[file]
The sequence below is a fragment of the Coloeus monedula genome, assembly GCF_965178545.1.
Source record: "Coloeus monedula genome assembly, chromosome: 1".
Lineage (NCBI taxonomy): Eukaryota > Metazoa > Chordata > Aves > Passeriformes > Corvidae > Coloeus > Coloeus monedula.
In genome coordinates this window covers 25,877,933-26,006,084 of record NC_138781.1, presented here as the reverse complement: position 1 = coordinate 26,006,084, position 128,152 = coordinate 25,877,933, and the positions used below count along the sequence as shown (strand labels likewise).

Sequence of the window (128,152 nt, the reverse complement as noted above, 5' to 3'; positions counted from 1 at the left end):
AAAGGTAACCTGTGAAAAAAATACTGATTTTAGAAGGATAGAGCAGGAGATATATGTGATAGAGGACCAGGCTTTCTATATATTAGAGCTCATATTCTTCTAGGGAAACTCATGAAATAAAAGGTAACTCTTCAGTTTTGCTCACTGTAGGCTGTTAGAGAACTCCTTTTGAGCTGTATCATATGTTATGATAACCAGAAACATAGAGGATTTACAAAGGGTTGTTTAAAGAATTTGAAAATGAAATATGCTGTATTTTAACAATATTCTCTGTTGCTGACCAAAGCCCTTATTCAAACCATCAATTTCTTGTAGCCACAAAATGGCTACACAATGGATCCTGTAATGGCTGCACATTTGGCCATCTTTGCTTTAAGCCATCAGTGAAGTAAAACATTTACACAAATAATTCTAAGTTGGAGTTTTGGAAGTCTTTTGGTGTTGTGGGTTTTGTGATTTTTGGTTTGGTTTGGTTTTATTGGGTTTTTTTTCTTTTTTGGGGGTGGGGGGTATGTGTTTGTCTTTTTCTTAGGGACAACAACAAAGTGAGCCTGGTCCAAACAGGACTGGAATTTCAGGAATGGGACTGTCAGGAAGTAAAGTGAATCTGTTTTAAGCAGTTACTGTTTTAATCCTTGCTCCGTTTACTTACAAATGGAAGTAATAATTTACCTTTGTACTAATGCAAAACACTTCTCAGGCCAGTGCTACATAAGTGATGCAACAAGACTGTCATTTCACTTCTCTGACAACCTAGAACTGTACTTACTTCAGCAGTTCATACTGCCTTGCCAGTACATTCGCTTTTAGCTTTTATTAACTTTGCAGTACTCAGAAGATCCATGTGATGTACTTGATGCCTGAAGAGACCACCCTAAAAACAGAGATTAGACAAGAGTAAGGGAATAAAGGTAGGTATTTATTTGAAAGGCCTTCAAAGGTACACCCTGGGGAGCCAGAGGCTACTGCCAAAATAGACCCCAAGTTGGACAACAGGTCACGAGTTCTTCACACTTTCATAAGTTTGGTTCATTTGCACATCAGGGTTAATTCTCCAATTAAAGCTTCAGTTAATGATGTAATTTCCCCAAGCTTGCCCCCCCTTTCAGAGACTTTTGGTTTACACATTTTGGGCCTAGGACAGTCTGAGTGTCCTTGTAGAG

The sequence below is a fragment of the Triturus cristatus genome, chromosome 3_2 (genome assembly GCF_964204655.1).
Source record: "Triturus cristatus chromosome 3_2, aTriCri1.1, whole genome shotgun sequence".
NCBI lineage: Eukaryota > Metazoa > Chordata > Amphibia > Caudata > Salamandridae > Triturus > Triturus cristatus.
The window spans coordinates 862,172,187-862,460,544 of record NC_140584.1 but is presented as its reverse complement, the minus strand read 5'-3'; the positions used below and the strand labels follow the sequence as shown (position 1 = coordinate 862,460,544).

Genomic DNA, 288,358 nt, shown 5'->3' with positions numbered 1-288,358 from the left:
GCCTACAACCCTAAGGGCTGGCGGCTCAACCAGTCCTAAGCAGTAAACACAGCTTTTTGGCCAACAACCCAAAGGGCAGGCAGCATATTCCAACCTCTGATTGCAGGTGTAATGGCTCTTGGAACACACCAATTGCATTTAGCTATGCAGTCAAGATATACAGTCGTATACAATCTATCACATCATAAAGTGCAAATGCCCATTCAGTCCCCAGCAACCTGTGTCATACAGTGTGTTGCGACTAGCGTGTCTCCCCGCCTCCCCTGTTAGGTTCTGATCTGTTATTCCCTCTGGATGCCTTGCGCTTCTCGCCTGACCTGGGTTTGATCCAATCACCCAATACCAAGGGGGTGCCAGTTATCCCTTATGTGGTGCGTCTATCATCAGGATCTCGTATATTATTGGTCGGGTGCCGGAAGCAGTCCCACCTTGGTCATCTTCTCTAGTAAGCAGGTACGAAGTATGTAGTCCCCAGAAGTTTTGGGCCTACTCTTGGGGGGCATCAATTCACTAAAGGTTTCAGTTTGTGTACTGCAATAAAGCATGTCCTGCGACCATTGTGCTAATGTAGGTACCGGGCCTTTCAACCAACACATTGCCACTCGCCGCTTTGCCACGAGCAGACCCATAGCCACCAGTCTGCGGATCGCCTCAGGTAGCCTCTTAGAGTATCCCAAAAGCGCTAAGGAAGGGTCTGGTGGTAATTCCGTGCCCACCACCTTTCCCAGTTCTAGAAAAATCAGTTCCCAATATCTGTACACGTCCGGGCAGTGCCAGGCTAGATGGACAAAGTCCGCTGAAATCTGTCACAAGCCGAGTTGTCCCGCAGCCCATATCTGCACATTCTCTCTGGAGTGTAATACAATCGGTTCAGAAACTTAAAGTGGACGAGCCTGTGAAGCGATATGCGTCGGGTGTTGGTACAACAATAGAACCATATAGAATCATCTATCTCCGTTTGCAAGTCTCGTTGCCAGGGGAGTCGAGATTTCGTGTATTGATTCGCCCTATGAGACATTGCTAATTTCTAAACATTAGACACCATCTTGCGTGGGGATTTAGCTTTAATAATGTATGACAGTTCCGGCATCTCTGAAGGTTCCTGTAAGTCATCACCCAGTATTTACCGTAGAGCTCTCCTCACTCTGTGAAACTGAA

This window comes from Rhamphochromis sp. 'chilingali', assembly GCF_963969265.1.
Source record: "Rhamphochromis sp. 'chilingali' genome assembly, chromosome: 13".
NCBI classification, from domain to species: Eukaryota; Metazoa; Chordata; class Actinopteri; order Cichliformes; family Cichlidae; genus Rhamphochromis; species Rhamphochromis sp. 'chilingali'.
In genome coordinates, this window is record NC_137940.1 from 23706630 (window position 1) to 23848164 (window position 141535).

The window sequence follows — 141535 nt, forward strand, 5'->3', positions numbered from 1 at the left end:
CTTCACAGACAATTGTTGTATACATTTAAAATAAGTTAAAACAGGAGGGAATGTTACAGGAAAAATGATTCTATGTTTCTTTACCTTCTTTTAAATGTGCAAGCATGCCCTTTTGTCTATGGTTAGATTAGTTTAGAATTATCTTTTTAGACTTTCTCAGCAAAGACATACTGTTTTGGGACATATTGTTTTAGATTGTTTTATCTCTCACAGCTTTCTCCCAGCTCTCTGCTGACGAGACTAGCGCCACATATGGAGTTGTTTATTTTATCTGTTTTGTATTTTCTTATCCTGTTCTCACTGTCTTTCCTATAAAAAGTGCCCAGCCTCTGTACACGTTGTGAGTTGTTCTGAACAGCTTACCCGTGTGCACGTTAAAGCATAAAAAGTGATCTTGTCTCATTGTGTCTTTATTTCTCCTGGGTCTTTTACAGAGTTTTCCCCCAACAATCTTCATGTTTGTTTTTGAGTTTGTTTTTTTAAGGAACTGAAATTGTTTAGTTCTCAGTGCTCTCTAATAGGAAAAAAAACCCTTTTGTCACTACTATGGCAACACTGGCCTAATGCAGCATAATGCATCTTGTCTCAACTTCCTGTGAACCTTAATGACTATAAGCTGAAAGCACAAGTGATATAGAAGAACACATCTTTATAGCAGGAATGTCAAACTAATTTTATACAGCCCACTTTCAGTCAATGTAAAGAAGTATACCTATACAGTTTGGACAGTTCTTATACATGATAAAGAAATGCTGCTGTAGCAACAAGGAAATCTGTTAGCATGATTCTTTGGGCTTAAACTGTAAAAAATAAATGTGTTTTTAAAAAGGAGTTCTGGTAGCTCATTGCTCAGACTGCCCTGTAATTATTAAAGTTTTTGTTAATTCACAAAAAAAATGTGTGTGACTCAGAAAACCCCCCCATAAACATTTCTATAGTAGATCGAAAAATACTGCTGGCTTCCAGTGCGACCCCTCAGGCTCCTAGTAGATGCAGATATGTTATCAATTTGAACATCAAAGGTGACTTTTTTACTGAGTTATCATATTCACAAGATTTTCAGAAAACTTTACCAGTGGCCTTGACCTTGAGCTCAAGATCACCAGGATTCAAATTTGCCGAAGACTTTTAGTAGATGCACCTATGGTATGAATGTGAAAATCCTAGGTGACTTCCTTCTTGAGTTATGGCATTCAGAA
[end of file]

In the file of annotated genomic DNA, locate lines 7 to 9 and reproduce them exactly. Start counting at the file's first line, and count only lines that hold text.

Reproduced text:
The sequence below is a fragment of the Triturus cristatus genome, chromosome 3_2 (genome assembly GCF_964204655.1).
Source record: "Triturus cristatus chromosome 3_2, aTriCri1.1, whole genome shotgun sequence".
NCBI lineage: Eukaryota > Metazoa > Chordata > Amphibia > Caudata > Salamandridae > Triturus > Triturus cristatus.